I got an e-mail this week and it broke my heart. It was a story of a person who gave money to causes he cared about – and was let down by the stewardship he received.

Stewardship, at most charities, is an afterthought. A process. Something that “just happens” when a fundraiser’s job is done. The “fundraiser” brings in the money and someone else sends a thank you letter, at some point…

That’s the status-quo across the industry. And you know what? The status-quo is failing our donors and our beneficiaries.

We are failing our donors because they are not a cog in a process. They are real human beings with emotional reasons for giving. They deserve to feel valued and like they are making a difference when they give.

We are failing our beneficiaries because we owe it to them to raise as much money as possible for the cause. The best way to do that is to take care of the people who are already giving to you, and grow the relationship so they give more.


Let me get back to that e-mail. It was from “K” (he gave me his blessing to share his story but not his identity).

“K” is a long time donor – to the school he went to, to his church and to the community. But recently, “K” and his wife decided to do more. They wanted to give more to the charities they supported, reconnect with charities they supported in the past and “make new philanthropic connections” (those are “K’s” words – I absolutely loved how he phrased that).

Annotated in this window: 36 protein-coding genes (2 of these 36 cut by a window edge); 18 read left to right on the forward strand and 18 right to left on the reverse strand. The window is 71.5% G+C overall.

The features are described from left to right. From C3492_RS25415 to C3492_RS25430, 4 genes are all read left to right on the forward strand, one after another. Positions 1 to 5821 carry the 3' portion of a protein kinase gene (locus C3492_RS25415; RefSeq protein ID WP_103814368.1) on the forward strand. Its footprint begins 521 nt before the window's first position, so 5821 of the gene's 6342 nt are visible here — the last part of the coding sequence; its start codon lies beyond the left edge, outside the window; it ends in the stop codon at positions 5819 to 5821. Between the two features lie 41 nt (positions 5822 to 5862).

They picked 12 charities – different kinds of charities with one thing in common: “K” and his wife had an emotional connection to each cause. They donated between $50 and $1,500. But what happened next? Here’s how the charities responded:

  • One fundraiser (who “K” knew personally) sent a thank you e-mail within two hours.
  • Two charities where “K” knew staff who worked there personally sent generic stewardship materials several weeks after the gift.
  • The charity whose board “K” had served on sent an automated “your gift was received” e-mail: “I had to call and make sure they had received it. The reply: “Oh, we just check our online gifts once a month.” There followed apologies and personal thank you notes.” – “K”
  • One charity, whom “K” had worked for for years, sent a handwritten note – but also sent a receipt letter with the wrong donor’s name on it. When “K” notified them of the error,no one apologized.
  • Two international aid charities asked for more money in under 2 weeks.
  • One charity never acknowledged the pledge, or the pledge payments. Once again, inquiries were made – and no apologies were given.

Frankly, looking at “K”’s experience it’s not shocking that nearly 80% of first-time donors never give again.

Of all the charities “K” supported – only one truly made “K” feel special and valued, even though it was one of the smaller gifts he had given. Next year, it will be one of “K”’s largest gifts.

The lesson, fundraisers?

Thank your donors. Not just with the automatically generated message (which likely needs a touch-up) – but a real human thank you. A call or a card from a fundraiser, board member, volunteer, or beneficiary of your cause – from the heart and to the donor – can go a long way.

Systems and processes are all well and good – but don’t let that make you lose sight of the power of the personal touch.

It’s up to each one of us as fundraisers to make sure that the next time “K” gives – his experience is better.


How does your nonprofit steward donors? Let me know in the comments below!